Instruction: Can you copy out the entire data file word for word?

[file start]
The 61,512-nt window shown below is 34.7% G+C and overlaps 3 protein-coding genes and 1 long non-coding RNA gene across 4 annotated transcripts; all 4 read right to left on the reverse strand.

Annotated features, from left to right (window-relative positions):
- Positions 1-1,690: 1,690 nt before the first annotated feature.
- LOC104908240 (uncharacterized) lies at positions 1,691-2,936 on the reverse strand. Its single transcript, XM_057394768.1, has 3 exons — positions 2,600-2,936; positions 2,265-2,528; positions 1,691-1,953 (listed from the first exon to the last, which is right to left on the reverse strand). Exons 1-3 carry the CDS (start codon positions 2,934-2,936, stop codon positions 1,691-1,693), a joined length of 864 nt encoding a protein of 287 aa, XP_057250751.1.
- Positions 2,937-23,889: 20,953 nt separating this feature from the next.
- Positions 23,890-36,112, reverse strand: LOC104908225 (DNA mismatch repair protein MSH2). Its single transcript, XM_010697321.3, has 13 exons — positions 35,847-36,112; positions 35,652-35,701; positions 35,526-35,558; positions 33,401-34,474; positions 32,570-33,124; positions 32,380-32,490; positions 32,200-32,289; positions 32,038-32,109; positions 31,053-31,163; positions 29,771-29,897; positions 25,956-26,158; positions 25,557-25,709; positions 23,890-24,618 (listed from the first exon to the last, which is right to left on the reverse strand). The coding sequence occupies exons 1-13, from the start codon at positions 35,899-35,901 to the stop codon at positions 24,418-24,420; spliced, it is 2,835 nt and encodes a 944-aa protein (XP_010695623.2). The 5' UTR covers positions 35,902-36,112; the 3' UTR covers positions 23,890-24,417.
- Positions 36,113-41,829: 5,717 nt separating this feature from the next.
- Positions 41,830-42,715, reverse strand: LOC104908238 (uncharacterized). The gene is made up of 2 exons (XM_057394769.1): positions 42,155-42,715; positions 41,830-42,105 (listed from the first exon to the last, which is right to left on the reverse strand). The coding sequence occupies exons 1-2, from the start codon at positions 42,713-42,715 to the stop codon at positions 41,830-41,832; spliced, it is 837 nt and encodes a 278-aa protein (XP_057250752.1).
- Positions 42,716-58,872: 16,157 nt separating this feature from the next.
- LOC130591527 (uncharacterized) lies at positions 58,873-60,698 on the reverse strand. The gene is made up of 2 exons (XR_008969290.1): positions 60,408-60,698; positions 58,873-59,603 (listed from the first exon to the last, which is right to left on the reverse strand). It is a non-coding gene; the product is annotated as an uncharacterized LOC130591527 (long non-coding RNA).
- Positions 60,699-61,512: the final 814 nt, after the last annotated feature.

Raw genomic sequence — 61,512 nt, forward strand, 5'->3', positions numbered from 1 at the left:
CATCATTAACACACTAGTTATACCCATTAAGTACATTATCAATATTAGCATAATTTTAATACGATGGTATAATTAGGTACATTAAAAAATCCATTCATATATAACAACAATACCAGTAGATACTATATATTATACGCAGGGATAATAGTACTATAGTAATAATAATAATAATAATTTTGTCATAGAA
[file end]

The 61,512-nt window shown below is 34.7% G+C and overlaps 3 protein-coding genes and 1 long non-coding RNA gene across 4 annotated transcripts; all 4 read right to left on the reverse strand.

Annotated features, from left to right (window-relative positions):
- Positions 1-1,690: 1,690 nt before the first annotated feature.
- LOC104908240 (uncharacterized) lies at positions 1,691-2,936 on the reverse strand. Its single transcript, XM_057394768.1, has 3 exons — positions 2,600-2,936; positions 2,265-2,528; positions 1,691-1,953 (listed from the first exon to the last, which is right to left on the reverse strand). Exons 1-3 carry the CDS (start codon positions 2,934-2,936, stop codon positions 1,691-1,693), a joined length of 864 nt encoding a protein of 287 aa, XP_057250751.1.
- Positions 2,937-23,889: 20,953 nt separating this feature from the next.
- Positions 23,890-36,112, reverse strand: LOC104908225 (DNA mismatch repair protein MSH2). Its single transcript, XM_010697321.3, has 13 exons — positions 35,847-36,112; positions 35,652-35,701; positions 35,526-35,558; positions 33,401-34,474; positions 32,570-33,124; positions 32,380-32,490; positions 32,200-32,289; positions 32,038-32,109; positions 31,053-31,163; positions 29,771-29,897; positions 25,956-26,158; positions 25,557-25,709; positions 23,890-24,618 (listed from the first exon to the last, which is right to left on the reverse strand). The coding sequence occupies exons 1-13, from the start codon at positions 35,899-35,901 to the stop codon at positions 24,418-24,420; spliced, it is 2,835 nt and encodes a 944-aa protein (XP_010695623.2). The 5' UTR covers positions 35,902-36,112; the 3' UTR covers positions 23,890-24,417.
- Positions 36,113-41,829: 5,717 nt separating this feature from the next.
- Positions 41,830-42,715, reverse strand: LOC104908238 (uncharacterized). The gene is made up of 2 exons (XM_057394769.1): positions 42,155-42,715; positions 41,830-42,105 (listed from the first exon to the last, which is right to left on the reverse strand). The coding sequence occupies exons 1-2, from the start codon at positions 42,713-42,715 to the stop codon at positions 41,830-41,832; spliced, it is 837 nt and encodes a 278-aa protein (XP_057250752.1).
- Positions 42,716-58,872: 16,157 nt separating this feature from the next.
- LOC130591527 (uncharacterized) lies at positions 58,873-60,698 on the reverse strand. The gene is made up of 2 exons (XR_008969290.1): positions 60,408-60,698; positions 58,873-59,603 (listed from the first exon to the last, which is right to left on the reverse strand). It is a non-coding gene; the product is annotated as an uncharacterized LOC130591527 (long non-coding RNA).
- Positions 60,699-61,512: the final 814 nt, after the last annotated feature.

Raw genomic sequence — 61,512 nt, forward strand, 5'->3', positions numbered from 1 at the left:
CATCATTAACACACTAGTTATACCCATTAAGTACATTATCAATATTAGCATAATTTTAATACGATGGTATAATTAGGTACATTAAAAAATCCATTCATATATAACAACAATACCAGTAGATACTATATATTATACGCAGGGATAATAGTACTATAGTAATAATAATAATAATAATTTTGTCATAGAA